Jesus had come and gone and, for the Jewish authorities, life would not be the same again. In fact, their own writings, the Talmud, speaks of a most interesting situation concerning the Temple in Jerusalem. Once a year on Yom Kippur (The Day of Atonement) a scarlet cord would be tied to the horn of the scapegoat as the High Priest enters the Temple to make his annual sacrifice for the sins of the people. Every year this cord would miraculously turn white, indicating God’s acceptance of this sacrifice.
This is an allusion to Isaiah 1:18:
“Come now, let us reason together,” says the LORD. “Though your sins are like scarlet, they shall be as white as snow; though they are red as crimson, they shall be like wool.”
Yet, something strange happened one Yom Kippur, according to the Talmud.
“Our Rabbis taught: During the last forty years before the destruction of the Temple the lot did not come up in the right hand; nor did the crimson-coloured strap become white”.
The Temple was destroyed in 70 AD. Forty years before this would be 30 AD. So, from 30 AD, God showed his displeasure by not accepting the annual Temple sacrifice for the forgiveness of the sins of the Jewish people. So what could have happened around 30 AD to incur divine annoyance? What single event did away the need for further sacrifices, so much so, that any attempt at doing so would be rejected?
“Day after day every priest stands and performs his religious duties; again and again he offers the same sacrifices, which can never take away sins. But when this priest [Jesus] had offered for all time one sacrifice for sins, he sat down at the right hand of God.” (Hebrews 10:11-12)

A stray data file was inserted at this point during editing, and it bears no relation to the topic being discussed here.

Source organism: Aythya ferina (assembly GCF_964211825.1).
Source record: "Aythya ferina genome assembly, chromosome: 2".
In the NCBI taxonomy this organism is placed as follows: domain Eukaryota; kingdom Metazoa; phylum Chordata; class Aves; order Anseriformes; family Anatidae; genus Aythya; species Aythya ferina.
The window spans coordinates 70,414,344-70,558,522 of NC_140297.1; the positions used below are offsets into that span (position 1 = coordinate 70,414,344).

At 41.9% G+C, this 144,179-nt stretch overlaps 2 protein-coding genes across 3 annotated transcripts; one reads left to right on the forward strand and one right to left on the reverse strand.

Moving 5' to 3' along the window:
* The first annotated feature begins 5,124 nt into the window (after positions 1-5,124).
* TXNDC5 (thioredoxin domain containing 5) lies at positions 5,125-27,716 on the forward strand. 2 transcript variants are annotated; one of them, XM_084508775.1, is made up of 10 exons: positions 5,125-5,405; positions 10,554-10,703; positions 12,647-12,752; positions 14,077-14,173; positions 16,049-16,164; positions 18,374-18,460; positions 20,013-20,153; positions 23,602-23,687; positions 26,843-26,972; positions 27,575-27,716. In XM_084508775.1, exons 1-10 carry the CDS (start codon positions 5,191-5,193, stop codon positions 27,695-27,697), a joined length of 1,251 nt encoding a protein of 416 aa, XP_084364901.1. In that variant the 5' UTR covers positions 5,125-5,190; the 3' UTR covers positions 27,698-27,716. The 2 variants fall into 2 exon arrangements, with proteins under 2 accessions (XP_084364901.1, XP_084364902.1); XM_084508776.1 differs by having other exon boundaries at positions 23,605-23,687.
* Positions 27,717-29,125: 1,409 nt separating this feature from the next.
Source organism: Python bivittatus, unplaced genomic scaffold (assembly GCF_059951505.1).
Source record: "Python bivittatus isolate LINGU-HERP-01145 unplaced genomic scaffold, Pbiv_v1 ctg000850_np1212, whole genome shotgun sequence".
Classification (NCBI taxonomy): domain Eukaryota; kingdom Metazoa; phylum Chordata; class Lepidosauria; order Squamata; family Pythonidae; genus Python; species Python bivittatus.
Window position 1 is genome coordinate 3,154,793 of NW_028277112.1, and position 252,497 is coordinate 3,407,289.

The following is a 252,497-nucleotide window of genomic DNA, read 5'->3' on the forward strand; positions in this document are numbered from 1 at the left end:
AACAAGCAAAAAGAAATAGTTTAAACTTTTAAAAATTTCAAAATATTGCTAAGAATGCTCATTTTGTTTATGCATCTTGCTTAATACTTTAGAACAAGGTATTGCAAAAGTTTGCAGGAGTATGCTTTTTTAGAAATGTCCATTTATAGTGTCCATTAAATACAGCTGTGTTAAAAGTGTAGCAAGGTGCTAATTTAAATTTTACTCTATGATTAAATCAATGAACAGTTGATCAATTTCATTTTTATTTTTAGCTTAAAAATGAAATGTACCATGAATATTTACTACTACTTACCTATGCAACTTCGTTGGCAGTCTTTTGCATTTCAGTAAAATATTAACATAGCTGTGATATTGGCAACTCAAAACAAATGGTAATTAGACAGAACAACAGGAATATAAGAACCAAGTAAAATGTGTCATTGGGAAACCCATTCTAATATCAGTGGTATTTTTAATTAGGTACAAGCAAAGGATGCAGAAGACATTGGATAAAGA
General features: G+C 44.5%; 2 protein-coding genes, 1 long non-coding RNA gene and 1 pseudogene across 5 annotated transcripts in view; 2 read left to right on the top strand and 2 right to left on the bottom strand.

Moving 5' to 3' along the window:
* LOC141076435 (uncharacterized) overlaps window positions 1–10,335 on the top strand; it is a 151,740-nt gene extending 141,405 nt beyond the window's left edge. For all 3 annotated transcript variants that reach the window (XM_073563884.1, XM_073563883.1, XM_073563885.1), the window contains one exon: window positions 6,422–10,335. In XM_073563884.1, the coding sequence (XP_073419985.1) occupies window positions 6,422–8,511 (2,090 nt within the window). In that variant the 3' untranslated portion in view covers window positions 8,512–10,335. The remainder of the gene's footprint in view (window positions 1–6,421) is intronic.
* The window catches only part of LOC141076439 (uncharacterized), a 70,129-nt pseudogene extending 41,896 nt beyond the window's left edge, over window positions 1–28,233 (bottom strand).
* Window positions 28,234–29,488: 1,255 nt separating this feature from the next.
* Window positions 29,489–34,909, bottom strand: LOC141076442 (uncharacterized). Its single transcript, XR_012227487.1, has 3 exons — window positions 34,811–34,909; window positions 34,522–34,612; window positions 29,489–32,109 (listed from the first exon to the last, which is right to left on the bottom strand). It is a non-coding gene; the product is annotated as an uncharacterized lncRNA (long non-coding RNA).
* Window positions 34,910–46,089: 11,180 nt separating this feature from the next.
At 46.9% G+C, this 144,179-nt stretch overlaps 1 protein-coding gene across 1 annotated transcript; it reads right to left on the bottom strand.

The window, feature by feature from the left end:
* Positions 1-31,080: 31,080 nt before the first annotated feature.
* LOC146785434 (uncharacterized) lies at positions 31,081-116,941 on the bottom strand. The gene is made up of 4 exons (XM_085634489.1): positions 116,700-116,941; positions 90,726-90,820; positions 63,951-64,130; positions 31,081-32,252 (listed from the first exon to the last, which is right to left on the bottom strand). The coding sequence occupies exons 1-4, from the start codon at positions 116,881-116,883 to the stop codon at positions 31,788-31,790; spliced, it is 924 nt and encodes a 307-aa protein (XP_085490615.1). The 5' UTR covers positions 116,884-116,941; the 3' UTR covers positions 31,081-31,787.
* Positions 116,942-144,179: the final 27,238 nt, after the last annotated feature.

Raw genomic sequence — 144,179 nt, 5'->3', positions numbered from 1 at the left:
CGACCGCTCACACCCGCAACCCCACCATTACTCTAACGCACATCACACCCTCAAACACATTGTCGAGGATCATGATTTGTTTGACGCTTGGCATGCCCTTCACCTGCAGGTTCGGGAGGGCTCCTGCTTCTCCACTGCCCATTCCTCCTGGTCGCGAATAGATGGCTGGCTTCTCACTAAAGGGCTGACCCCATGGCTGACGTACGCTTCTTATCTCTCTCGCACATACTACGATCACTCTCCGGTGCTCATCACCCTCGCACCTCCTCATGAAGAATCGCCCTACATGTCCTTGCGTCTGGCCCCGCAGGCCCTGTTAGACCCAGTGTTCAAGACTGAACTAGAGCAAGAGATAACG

It’s remarkable that this situation should be described in the Jewish writings as it adds such authenticity to the Christian position.
If proof was needed that the Jewish authorities had got it wildly wrong in their rejection of Jesus, then this was it. And in their own writings too. Surely this was the biggest mistake ever made! But it didn’t stop them from continuing to look for their Messiah.
According to Josephus, the prominent Jewish historian of that day, a number of “Messiahs” appeared in the land in that period. “Another body of wicked men also sprung up, cleaner in their hands, but more wicked in their intentions, who destroyed the peace of the city no less than did these murderers [the Sicarii]. For they were deceivers and deluders of the people, and, under pretense of divine illumination, were for innovations and changes, and prevailed on the multitude to act like madmen, and went before them in the wilderness, pretending that God would there show them signs of liberty”.
One such deluder was Theudas, said to be even more popular than Jesus in his day, arriving on the scene about ten years after the crucifixion. He managed to gather together around four hundred followers, who he led to the River Jordan, which was fine if they were just there for a good wash, or even a mass baptism. But, no. Theudas saw himself as a second Moses and attempted to command the waters to part. They didn’t and the only thing that did part was his head from his body after the Romans captured him and beheaded him and many of his followers.
Another, an Egyptian, is said to have gathered around 30,000 followers. He brought them to the Mount of Olives, opposite Jerusalem, promising that at his command the walls of Jerusalem would fall down, and that he and his followers would enter and possess the city. But the Roman procurator saw them off. The “Messiah” escaped but the rest were done to death.
(This is an abridged extract from Steve’s book Jesus Man of Many Names)